Advertisement

Costa Rica has 18 months to legalize marriage equality

The country's Supreme Court has weighed in.

The Supreme Court of Costa Rica ruled this week that the nation's lawmakers must institute marriage equality for same-sex couples within 18 months. (PHOTO CREDIT:  EZEQUIEL BECERRA/AFP/Getty Images)
The Supreme Court of Costa Rica ruled this week that the nation's lawmakers must institute marriage equality for same-sex couples within 18 months. (PHOTO CREDIT: EZEQUIEL BECERRA/AFP/Getty Images)

The Supreme Court of Costa Rica issued a 287-page ruling Wednesday declaring that the nation’s lawmakers had a deadline of 18 months to institute marriage equality for same-sex couples.

The 6-1 ruling, first issued in August but publicly released this week, states that the country’s ban on allowing same-sex couples to marry violates its constitution. If lawmakers do not make the correction for themselves by May 2020, the ban will cease to have legal effect. The ruling also addresses allowing transgender people to change their name to reflect their gender identity.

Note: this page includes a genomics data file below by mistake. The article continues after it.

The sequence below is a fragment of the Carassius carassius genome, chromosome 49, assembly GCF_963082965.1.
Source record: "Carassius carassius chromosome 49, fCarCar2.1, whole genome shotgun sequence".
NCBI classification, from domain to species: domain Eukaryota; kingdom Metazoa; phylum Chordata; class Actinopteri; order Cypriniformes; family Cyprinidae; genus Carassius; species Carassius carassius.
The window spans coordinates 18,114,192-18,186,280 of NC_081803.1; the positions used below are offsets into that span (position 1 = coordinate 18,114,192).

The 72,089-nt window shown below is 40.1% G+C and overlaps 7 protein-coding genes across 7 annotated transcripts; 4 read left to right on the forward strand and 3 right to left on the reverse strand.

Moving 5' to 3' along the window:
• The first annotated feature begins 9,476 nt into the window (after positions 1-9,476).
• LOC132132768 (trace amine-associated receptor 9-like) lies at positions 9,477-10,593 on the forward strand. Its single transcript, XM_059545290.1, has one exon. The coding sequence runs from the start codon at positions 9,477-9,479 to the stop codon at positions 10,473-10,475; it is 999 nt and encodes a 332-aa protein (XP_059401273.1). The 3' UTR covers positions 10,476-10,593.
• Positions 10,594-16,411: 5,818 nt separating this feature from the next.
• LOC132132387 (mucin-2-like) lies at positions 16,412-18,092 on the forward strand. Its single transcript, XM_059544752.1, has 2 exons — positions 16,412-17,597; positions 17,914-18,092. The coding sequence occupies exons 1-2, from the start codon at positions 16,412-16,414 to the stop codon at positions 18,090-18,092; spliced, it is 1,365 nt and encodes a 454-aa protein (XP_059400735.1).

Back in January, the Inter-American Court of Human Rights issued a sweeping decision to the same effect, impacting as many as 20 countries across Central and South America. The Court is based in Costa Rica, and the decision was a response to an inquiry from Costa Rica about whether it must extend property rights to same-sex couples.

Though Costa Rica declared it would comply with the Inter-American Court’s ruling, officials have been slow to take action, blaming the delay on how “complex” the law is. It could also be because 14 of the 57 seats in the legislature are held by anti-gay evangelicals.

Advertisement

Enrique Sanchez, the country’s first openly gay lawmaker, believes the delay has been intentional. Speaking with AFP reporters in August, he said he “did not believe the assembly would work out a law change between themselves,” the BBC noted.

In the meantime, same-sex couples are still being denied marriage licenses.

The Inter-American Court ruling also impacts a number of other Central American countries, including El Salvador, Guatemala, Honduras, and Nicaragua. A group of about 80 LGBTQ migrants from these countries arrived at the U.S. border this week, fleeing violence and persecution by anti-LGBTQ gangs.